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How to Manually Adjust a Camera ­ more light almost always makes things better and easier since it allows

lower ISOs, a larger depth of field, and faster shutter speeds ­ if you care about one parameter in particular, use a priority mode 1. walk/zoom to frame what you want to capture ­ a wider zoom gives a greater depth of field 2. focus automatically or manually ­ manual focus is particularly good for fast motion, low light, and macro • for high speed shots manually focus ahead of time on a point where the subject will be and then take the shot when the subject gets there • macro shots have a very narrow depth of field 3. adjust white balance with a preset, manual, or custom adjustment ­ white balance digitally applies a filter to adjust for tinted rather than white light from whatever light source(s) you have 4. adjust the aperture to the correct f number (f-stop) to get the desired depth of field ­ the smaller the f number (the number dividing f in f /#), the bigger the hole and thus aperture size ­ the bigger the f number and thus the smaller the aperture, the greater the depth of field 5. get a shutter speed fast enough to get the clarity desired ­ faster shutter speeds make darker but clearer pictures ­ especially important for moving subjects and high zoom combined with shaky hands 6. select the lowest ISO possible to get the necessary brightness ­ ISO controls how sensitive the film or sensor is to light, but higher ISOs make the image grainier Camera Basics ­ f -number = ­ x= fmax fmin f [Focal Length] = [Aperature Diameter] D (x zoom rating on cameras) (f -number)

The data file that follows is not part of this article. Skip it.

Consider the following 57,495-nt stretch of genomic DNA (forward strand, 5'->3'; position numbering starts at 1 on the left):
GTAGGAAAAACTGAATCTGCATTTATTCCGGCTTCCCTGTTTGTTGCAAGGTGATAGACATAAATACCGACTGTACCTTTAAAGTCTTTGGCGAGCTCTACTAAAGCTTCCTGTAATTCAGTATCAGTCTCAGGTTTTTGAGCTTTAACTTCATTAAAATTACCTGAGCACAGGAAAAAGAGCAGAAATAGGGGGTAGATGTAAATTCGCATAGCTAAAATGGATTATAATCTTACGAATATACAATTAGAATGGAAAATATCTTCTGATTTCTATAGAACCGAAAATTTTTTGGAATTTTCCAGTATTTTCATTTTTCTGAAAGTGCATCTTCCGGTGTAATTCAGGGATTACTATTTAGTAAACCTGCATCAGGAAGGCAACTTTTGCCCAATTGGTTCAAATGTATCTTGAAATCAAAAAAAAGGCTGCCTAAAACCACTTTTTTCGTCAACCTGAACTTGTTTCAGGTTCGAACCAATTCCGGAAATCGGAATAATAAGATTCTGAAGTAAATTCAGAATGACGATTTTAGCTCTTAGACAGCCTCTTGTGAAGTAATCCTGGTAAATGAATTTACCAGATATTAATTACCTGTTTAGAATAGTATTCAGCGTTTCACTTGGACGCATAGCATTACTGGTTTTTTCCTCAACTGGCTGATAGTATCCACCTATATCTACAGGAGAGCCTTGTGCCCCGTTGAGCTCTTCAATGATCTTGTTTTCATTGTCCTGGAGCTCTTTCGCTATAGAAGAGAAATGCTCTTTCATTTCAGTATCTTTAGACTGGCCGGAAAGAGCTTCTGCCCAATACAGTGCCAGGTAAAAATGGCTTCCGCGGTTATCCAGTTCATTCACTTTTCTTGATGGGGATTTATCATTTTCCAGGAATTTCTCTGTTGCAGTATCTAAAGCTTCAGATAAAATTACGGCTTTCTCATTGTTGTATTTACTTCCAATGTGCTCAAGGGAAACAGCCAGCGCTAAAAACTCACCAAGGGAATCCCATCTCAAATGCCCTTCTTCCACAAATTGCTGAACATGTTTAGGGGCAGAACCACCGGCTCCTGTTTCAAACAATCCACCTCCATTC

• the x zoom rating on cameras is just the ratio of the max and min focal lengths, not the absolute magnifications, which is why point and shoots use this spec while DSLRs with a variety of interchangeable lenses use the actual focal length ranges in mm 1

UV Filter: help reduce haze on film cameras but aren’t necessary for digital cameras except to physically protect the outer lens ­ only circularly polarizing filters can be used with autofocusing and metering.n × d means they have zoom an objective lens diameter of d mm n m and power adjustable from m to n and also Neutral Density Filter: reduce the amount of light so longer exposure times can be used for niche artistic effects Graduated Neutral Density Filter: reduce light more in one part of the image than another to tone down dramatically lit landscapes. m . which actually refers to magnification of the image • in binoculars.• this is different from the power. etc. linear polarizers cannot and nobody even uses elliptical polarizers in photography 2 .